Cockerham begins her day at 8 a.m. on Fridays, and she gets right to work at the stroke of 8 with a shampoo and set. This is a popular service for her on Fridays and she ends up knocking out four of them within two hours.
She jokes with her clients about new services sales reps have been pitching to her that are popular in big cities that would never go over well in a small town like Yadkinville. With a dedicated client base, she knows each of her customers on a fairly personal level and asks each of them for updates on family members or friends.
In turn, all of her clients ask her about her son. She is your typical proud mother and she brags on what a good kid he is while letting them know about his hunting trip that weekend and how well he’s doing in school.
As Cockerham dries, curls, teases and sprays each customer’s hair to a perfect coif top 20 hits play over the radio in the background. As the morning turns into lunch time, Cockerham starts moving on to haircuts and color. She says that she doesn’t schedule herself a lunch break during the day unless she has a cancellation or no appointments made during that time.
“I feel like I haven’t really worked if I’m not in pain at the end of the day,” Cockerham said. “I know that’s stupid, but that’s just my work ethic.”
Cockerham makes sure that her days stay busy, scheduling herself from 9 a.m. until on Tuesday, Wednesday and Thursday and from 8 a.m. to 6 p.m. on Fridays.
She powers through her work day on a combination of Mountain Dew and nicotine. She gives each client a count of how many Mountain Dews she has gone through at that time and each client is patient with her if she’s enjoying a smoke break when they arrive.
“I have all the clients I want right now,” Cockerham said. “I could work 12 hours a day and seven days a week if I wanted.”
Cockerham said that what many people don’t realize is that hairdressers don’t have the freedom of making their own schedule or taking spur of the moment vacations.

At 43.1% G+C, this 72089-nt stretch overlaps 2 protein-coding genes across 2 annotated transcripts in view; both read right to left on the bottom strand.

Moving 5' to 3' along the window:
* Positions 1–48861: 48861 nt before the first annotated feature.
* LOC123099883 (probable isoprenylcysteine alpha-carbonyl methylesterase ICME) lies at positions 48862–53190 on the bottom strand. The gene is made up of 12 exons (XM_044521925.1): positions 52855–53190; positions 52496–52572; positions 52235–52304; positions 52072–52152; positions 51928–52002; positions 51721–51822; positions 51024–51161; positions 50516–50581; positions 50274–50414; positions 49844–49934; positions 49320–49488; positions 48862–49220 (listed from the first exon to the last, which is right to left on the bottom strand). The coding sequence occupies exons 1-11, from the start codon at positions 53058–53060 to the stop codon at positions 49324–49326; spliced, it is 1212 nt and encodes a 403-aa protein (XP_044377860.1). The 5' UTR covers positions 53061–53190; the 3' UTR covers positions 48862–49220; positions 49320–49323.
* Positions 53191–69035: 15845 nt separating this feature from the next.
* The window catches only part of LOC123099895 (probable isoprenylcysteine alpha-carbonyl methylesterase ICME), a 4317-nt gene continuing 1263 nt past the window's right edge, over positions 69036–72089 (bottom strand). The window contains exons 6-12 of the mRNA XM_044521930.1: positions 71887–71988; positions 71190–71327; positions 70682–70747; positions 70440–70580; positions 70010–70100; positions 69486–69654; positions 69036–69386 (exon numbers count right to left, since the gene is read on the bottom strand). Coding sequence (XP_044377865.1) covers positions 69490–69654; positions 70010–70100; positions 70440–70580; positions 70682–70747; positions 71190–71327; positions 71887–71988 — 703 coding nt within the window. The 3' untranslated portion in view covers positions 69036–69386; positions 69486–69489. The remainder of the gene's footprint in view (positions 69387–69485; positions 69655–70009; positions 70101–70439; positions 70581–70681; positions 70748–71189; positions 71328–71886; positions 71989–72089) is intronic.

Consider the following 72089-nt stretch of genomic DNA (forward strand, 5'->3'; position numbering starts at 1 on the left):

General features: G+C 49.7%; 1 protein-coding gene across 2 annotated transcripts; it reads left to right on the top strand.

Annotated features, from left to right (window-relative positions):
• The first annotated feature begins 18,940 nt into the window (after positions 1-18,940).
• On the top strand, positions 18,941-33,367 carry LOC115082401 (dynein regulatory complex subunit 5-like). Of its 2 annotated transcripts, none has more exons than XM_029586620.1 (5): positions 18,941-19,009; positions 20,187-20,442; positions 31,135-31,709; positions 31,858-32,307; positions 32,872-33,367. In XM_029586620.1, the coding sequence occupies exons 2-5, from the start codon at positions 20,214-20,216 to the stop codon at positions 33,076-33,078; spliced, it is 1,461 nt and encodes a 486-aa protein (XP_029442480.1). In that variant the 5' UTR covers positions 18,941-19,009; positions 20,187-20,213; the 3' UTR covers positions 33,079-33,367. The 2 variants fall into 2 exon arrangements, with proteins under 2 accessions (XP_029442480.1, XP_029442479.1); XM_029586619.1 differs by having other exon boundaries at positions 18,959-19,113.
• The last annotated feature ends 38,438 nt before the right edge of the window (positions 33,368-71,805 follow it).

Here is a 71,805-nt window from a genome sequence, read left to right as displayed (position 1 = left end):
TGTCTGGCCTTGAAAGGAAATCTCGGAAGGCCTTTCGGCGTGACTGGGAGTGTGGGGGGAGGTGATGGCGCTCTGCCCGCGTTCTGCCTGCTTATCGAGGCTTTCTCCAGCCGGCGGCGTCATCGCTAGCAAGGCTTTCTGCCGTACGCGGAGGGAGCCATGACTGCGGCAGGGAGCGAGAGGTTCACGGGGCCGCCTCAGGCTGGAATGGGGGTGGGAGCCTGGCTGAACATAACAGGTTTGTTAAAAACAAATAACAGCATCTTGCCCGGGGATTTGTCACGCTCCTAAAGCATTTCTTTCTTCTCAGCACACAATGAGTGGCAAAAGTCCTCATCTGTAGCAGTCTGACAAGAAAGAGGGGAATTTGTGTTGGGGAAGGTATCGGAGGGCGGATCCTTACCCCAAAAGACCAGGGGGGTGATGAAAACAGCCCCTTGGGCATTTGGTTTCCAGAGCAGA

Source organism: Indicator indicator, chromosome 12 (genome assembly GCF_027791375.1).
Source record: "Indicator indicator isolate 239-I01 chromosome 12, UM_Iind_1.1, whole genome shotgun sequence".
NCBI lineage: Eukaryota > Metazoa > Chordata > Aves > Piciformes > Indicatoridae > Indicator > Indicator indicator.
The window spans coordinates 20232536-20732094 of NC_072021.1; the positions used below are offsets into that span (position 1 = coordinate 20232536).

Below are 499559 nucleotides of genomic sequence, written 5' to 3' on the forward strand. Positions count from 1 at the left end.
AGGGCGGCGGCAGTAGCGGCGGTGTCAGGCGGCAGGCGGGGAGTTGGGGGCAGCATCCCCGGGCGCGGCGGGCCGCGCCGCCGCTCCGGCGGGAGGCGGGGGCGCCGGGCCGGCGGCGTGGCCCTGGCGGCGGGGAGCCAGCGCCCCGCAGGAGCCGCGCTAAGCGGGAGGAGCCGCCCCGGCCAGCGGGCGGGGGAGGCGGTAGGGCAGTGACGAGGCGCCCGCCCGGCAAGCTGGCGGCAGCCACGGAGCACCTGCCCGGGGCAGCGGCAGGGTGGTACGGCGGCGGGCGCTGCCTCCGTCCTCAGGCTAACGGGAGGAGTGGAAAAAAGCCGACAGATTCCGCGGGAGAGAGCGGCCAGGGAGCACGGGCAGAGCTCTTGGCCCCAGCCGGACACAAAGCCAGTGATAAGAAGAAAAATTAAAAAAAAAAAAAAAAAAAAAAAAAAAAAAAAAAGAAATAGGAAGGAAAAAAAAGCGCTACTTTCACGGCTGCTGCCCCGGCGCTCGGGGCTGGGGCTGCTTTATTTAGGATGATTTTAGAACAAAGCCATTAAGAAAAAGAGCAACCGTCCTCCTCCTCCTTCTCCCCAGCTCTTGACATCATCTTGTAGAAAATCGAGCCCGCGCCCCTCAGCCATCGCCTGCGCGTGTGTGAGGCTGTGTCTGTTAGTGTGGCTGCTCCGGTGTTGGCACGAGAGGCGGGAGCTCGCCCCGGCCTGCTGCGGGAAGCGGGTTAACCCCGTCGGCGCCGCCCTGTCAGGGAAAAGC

“Hairdressers don’t get sick days or off days or lots of vacation,” Cockerham said. “I don’t set my schedule, my clients set my schedule. If I miss one day I am behind for at least a week, so I only take sick days when I am on my death bed.”
As she finishes each client’s hair and they settle up, she puts her focus on cleaning up her station for the next one. She laughs as she wipes down every surface around her station and sweeps calling herself OCD about the cleanliness of her salon.
It seems to pay off however; the door to Salon 601 stays busy throughout the day. By 5 p.m. she is welcoming her last client of the day who’s there for a cut and color. She’ll wrap up her day having given nearly 10 clients a fresh style for the weekend.
Monday she’ll return to her salon to perform a deep clean before she begins her week all over again.
The quality of her work is not only clear through the pleased look on all of her customer’s faces but also by their dedication to her.
“She’s not just a hairstylist, she’s a counselor,” laughs one client.
Reach Lindsay Craven at 679-2341 or at firstname.lastname@example.org.